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Posts by cheflayne

Good call @chefbuba, that definitely sounds like the way to go. Going to file that away in my memory banks for future reference. One of the things I love about this industry is that you can always learn something new. Thanks for the tip!  
I doubt that you will find a food truck set up with a convection oven. Additionally I wouldn't think the confined environment of a food truck would be your best bet for catering for 150.   I work for a caterer and there have been several times we have rented convection ovens and generators. Basically you can rent pretty much whatever equipment you could possibly need and then some. I was amazed at what's available, it's pretty mind boggling.
I work for a caterer and we do pork tenderloin frequently. We transport them in cambros and always receive great feedback from the guests on our food. Our client list includes some of most prestigious black tie events in the Sacramento area.   Pork tenderloins generally run about 1 - 1 1/2# per tender, so depending upon portion size you are probably looking at 35 -40 tenders. One of my concerns with doing them on site would be the one available oven aspect. Is it a...
 You said that and then you went on to talk about three points. Which of the three is the one that you wanted to make clear?  I think it is more that people are used to and conditioned to fast food and the sugars that are in them. Pavlovian dogs. I used to love McDonald's and Coca-Cola. Over time my diet has slowly shifted to one where I pay more attention to what I put into it. I can not tell you the last time I ate at a fast food place, but it has been a few years. I...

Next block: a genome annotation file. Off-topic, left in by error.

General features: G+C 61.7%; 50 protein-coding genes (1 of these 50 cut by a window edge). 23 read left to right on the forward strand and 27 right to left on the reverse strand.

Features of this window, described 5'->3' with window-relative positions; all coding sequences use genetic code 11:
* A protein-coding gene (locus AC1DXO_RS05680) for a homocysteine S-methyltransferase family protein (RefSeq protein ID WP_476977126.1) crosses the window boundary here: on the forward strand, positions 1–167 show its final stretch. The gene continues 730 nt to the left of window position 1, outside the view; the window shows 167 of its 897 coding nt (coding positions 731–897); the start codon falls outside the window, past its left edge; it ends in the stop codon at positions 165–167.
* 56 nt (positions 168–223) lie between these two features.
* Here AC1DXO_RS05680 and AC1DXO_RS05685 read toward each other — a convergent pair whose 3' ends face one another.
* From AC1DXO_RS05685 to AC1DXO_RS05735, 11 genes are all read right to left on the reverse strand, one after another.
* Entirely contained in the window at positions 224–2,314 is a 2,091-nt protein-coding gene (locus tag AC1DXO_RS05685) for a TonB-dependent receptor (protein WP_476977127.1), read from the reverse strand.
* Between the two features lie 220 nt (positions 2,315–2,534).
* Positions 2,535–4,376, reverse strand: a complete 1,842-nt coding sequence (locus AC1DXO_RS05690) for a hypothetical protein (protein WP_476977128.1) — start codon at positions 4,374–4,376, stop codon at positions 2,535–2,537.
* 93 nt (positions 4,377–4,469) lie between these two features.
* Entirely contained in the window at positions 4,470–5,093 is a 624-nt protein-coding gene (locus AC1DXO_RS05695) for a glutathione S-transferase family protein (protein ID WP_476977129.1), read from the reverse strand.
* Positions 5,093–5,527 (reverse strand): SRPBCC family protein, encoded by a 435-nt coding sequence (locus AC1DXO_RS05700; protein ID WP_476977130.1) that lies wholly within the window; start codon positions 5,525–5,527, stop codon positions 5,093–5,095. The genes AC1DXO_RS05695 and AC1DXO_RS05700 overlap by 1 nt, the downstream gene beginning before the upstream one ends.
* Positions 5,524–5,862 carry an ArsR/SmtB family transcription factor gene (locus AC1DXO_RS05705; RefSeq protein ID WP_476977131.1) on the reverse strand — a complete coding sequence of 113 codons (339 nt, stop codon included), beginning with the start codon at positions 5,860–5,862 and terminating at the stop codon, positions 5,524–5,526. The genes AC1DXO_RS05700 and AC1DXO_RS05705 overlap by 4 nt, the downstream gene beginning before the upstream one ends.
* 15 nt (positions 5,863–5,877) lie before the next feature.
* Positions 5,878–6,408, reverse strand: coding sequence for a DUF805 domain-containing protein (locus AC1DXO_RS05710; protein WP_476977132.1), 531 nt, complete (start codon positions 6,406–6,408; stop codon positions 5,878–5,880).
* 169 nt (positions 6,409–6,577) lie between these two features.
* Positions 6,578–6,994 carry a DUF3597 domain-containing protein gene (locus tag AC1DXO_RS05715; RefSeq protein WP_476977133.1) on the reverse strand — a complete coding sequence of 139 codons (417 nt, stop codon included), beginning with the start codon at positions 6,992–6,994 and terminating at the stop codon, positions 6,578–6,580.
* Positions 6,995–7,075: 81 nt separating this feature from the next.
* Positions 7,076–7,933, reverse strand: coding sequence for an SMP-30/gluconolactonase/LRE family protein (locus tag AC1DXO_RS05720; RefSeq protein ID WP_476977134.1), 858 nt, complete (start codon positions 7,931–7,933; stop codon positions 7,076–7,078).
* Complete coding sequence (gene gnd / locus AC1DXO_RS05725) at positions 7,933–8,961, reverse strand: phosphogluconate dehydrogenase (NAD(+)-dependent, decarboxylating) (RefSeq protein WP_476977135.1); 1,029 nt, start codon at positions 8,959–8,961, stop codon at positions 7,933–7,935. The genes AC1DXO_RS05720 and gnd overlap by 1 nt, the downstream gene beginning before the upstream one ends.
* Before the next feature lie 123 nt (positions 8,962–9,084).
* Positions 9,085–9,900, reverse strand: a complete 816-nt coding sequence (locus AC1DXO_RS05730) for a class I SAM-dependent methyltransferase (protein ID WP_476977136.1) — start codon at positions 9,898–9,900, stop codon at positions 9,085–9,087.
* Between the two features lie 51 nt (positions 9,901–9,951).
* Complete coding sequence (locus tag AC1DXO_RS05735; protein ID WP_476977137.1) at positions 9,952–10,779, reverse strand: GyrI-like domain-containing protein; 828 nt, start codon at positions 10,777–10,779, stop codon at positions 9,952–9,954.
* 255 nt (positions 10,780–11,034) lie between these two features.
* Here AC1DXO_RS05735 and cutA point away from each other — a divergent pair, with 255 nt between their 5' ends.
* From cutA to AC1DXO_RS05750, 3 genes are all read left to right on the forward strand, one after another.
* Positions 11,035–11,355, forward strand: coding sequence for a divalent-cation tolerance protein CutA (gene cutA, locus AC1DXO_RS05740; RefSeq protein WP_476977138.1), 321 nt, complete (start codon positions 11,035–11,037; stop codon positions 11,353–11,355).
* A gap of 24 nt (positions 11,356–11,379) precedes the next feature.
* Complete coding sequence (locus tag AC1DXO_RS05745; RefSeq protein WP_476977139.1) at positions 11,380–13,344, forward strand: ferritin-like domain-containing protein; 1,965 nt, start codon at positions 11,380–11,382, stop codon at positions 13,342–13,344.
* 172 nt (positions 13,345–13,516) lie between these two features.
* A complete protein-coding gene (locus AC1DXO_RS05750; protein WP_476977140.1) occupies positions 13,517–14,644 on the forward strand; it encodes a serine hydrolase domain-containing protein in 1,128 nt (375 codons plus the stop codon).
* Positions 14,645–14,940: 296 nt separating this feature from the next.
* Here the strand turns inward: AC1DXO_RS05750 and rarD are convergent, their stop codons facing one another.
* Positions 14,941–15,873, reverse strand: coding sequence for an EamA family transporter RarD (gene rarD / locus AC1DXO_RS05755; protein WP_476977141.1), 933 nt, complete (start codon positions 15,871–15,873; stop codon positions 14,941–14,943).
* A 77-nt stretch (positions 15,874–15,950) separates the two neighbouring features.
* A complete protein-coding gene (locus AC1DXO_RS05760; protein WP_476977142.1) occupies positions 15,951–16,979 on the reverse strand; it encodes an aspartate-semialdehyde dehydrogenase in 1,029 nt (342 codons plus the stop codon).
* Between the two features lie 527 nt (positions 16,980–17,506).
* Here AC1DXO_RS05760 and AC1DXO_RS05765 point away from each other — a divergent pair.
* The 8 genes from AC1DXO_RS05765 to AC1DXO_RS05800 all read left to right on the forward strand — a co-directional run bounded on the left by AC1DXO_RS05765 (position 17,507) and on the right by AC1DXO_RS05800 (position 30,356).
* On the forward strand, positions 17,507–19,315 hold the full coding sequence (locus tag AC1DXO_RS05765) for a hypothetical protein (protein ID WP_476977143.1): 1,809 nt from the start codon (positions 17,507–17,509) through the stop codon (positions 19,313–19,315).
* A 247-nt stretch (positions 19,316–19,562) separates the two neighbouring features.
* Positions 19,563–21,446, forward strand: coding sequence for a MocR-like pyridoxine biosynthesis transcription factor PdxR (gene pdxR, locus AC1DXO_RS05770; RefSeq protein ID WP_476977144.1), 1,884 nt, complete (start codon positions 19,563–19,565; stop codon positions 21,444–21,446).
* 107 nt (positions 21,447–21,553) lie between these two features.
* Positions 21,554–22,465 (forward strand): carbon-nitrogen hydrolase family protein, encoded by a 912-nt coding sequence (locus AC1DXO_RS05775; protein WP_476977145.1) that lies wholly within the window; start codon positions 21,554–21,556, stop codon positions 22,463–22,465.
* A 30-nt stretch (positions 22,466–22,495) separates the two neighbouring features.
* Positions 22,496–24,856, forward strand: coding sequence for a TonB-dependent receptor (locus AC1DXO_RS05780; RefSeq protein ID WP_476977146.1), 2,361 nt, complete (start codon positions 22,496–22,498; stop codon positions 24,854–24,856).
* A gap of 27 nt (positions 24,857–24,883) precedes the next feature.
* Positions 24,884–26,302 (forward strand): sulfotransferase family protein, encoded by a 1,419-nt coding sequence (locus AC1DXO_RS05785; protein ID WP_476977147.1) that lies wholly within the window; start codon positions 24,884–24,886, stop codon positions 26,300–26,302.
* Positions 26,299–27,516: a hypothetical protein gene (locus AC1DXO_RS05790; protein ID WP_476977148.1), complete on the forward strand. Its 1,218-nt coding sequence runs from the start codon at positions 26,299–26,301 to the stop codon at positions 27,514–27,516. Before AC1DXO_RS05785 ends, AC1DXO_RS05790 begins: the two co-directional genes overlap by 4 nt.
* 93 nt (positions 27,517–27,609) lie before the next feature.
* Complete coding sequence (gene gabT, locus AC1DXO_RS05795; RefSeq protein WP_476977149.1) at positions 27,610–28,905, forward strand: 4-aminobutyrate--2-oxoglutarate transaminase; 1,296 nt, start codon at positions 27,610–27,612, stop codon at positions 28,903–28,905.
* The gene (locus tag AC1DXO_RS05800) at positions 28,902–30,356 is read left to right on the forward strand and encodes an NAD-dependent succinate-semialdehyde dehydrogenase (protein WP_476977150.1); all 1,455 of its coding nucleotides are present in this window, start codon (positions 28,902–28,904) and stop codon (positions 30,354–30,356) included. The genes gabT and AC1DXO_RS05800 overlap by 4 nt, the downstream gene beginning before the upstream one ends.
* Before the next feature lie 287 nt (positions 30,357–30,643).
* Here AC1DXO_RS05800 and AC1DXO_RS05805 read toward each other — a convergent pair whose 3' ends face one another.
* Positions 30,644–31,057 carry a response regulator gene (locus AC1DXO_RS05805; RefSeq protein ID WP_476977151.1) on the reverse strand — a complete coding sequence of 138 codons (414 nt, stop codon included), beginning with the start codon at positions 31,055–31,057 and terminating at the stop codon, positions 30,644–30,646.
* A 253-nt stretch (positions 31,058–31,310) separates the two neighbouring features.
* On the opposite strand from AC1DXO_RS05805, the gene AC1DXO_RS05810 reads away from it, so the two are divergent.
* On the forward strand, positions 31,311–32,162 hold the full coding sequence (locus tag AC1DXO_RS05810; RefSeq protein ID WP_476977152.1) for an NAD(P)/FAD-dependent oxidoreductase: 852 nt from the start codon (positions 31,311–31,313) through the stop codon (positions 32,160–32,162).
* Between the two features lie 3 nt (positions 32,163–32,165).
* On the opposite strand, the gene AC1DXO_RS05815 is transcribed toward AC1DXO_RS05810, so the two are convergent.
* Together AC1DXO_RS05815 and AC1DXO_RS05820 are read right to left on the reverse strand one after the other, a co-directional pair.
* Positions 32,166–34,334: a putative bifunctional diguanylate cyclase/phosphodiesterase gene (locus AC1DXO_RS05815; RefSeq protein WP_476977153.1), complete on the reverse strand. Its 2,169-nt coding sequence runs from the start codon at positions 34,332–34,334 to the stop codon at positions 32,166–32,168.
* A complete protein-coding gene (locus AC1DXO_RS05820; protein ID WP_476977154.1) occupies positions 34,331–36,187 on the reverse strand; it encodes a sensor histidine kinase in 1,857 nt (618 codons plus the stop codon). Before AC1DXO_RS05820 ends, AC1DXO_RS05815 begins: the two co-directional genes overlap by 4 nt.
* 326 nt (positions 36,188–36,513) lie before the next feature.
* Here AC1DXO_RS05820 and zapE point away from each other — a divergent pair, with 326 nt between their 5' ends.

I would grill mark whole tenderloins. Finish in oven. Transport in a cambro. Slice right before service at venue and back into cambro until plate up.
Yes, neither pasteurization nor homogenization would interfere with the process of making ricotta.
I don't know, I went to culinary school back in the dark ages before the proliferation of the diploma mills of today. Some of the best students turned out to be people that had never worked in restaurants before. Conversely some of the worst students were those with the most experience. Even so, I still strongly advise people to work in the industry before attending culinary school. To me it only seems to make good sense. A free market society by it's very nature pretty...
here's a couple that I have done   Grilled Lamb Tenderloin New Zealand lamb brushed with a pomegranate, red wine, honey, and coriander marinade then grilled, sliced and sprinkled with a fuyu persimmon, pomegranate aril, and cracked black pepper relish and served a mint pesto   Rack of Lamb New Zealand lamb rack seasoned with a Malaysian sweet spice rub of coriander, star anise, black pepper, sambal oelek, ginger, and lemongrass then pan seared and finished in a hot...
Same thing only different .You are projecting a staff of 5 at prime times and we run with 3. I think you could easily eliminate 1 if not 2. Granted our staff has all been there at least 3 years which means they are a pretty well oiled machine, so I probably wouldn't recommend running that lean at first. The 3 is for after you get your feet wet and for long term business projections.
old school = demi glace new school = glace de viande modernist school = beef noodles
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